The first Retina display was introduced by Apple in 2010 with the release of the iPhone 4.
Apple defines a "Retina" display as one that has a pixel density so high – roughly 300 or more pixels per inch – that a person is unable to discern the individual pixels at a normal viewing distance.
In addition to the iPhone 4's display having many improvements and benefits when compared to the iPhone 3GS's screen, the hallmark feature was it's unprecedented pixel density. It boasted a 326 dpi display, which immensely improved the overall viewing quality of the iPhone.
Since then, many other companies have followed Apple's footsteps by shipping HiDPI screens in their phones, tablets, computers, and everything in between. These displays sparked great change in web and app development.
Because of the massive increase in resolution, many image-based websites displayed disastrously on these displays.
Text and CSS-generated graphics render great on a Retina display, but any standard resolution image ends up looking blurred because there are 4x the amount of pixels.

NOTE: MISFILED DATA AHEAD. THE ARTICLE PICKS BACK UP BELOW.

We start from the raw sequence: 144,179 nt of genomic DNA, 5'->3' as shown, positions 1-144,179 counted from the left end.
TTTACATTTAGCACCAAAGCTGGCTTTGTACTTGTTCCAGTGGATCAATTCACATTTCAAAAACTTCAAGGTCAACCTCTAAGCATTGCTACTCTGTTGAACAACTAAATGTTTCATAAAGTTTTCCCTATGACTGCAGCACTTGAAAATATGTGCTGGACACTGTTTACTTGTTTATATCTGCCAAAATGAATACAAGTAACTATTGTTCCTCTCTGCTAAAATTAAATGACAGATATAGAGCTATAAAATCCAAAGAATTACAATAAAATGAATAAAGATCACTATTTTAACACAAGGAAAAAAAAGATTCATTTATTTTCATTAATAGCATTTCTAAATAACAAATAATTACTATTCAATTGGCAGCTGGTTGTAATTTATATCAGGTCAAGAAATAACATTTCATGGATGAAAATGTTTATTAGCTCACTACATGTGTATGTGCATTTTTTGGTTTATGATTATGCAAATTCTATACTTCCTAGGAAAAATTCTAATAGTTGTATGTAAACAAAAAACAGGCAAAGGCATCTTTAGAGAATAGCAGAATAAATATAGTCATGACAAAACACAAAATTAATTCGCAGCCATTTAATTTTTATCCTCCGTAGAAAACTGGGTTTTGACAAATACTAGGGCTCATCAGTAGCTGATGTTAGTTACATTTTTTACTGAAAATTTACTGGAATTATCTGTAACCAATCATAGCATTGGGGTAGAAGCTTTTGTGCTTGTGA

So in order for a standard 500px x 500px image to look good on a retina display, it has to be 1000px x 1000px.
Because of this, if you're designing a graphic/image driven website in Photoshop, you'll need to set up your document to be twice as wide as you'd like it to be.
For example: If your website's maximum container-width is 1000px in a browser, you should set up your Photoshop document to be 2000px wide instead. It won't display as 2000px in a browser, but your developer can save @2x images that'll render wonderfully on retina displays.
If you're working with a good developer, the site load time won't increate at all for non-retina users, and these high-resolution images will only load for devices that need them.
To this day, even highly trafficked sites (I'm looking at you, Twitter) haven't improved their websites to support on these Retina displays. The market share for Hi-DPI screens is growing fast, so be ahead of the curve.